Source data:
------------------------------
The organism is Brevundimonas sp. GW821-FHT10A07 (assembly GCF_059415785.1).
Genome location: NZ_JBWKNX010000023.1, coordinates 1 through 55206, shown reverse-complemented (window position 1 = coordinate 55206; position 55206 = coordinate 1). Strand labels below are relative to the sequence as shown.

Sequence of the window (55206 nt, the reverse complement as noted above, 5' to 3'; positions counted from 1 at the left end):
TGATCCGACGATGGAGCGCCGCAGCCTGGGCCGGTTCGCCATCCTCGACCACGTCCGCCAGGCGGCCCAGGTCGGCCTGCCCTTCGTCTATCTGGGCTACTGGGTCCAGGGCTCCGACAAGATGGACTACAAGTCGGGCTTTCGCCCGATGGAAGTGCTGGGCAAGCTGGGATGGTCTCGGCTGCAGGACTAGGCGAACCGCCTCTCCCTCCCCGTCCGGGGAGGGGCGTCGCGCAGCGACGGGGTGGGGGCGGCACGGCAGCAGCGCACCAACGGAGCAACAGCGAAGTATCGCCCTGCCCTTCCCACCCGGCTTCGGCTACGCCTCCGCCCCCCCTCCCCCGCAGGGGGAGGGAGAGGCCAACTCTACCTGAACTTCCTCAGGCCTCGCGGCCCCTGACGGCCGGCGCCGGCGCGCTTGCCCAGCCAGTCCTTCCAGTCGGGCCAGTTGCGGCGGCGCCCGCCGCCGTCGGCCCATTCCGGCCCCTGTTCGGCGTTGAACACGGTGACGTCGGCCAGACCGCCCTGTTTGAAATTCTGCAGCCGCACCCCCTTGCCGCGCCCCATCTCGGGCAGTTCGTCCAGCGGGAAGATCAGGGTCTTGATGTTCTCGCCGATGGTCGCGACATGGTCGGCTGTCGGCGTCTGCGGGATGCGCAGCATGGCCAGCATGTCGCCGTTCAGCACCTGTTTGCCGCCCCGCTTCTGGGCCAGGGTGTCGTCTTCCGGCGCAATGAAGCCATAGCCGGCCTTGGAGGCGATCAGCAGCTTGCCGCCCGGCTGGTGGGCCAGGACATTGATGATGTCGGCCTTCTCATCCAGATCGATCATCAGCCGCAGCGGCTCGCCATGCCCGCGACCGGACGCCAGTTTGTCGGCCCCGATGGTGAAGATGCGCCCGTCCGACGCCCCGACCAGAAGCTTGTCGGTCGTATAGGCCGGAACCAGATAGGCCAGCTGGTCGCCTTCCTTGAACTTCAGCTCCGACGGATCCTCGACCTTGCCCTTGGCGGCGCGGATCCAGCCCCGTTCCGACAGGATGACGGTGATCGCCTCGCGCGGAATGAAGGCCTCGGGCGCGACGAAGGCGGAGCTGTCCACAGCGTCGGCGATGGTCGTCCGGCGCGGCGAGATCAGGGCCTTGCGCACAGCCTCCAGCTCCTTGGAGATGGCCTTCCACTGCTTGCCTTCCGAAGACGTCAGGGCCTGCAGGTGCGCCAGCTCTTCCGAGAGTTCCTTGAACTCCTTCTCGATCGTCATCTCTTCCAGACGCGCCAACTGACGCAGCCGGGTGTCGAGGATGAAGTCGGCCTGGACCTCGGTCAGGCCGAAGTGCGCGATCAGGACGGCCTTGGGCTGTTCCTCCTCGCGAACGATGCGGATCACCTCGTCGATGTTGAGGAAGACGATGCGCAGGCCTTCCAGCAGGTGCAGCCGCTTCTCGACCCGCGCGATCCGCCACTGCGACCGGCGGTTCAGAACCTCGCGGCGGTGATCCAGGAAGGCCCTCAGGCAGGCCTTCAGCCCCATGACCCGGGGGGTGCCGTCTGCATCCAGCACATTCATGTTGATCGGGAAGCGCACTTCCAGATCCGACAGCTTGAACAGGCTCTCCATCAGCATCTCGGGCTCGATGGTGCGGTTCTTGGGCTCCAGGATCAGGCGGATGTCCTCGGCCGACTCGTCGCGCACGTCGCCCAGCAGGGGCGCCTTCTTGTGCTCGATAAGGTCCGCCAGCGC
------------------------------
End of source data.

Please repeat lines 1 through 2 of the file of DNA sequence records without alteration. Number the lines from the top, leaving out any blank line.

The organism is Brevundimonas sp. GW821-FHT10A07 (assembly GCF_059415785.1).
Genome location: NZ_JBWKNX010000023.1, coordinates 1 through 55206, shown reverse-complemented (window position 1 = coordinate 55206; position 55206 = coordinate 1). Strand labels below are relative to the sequence as shown.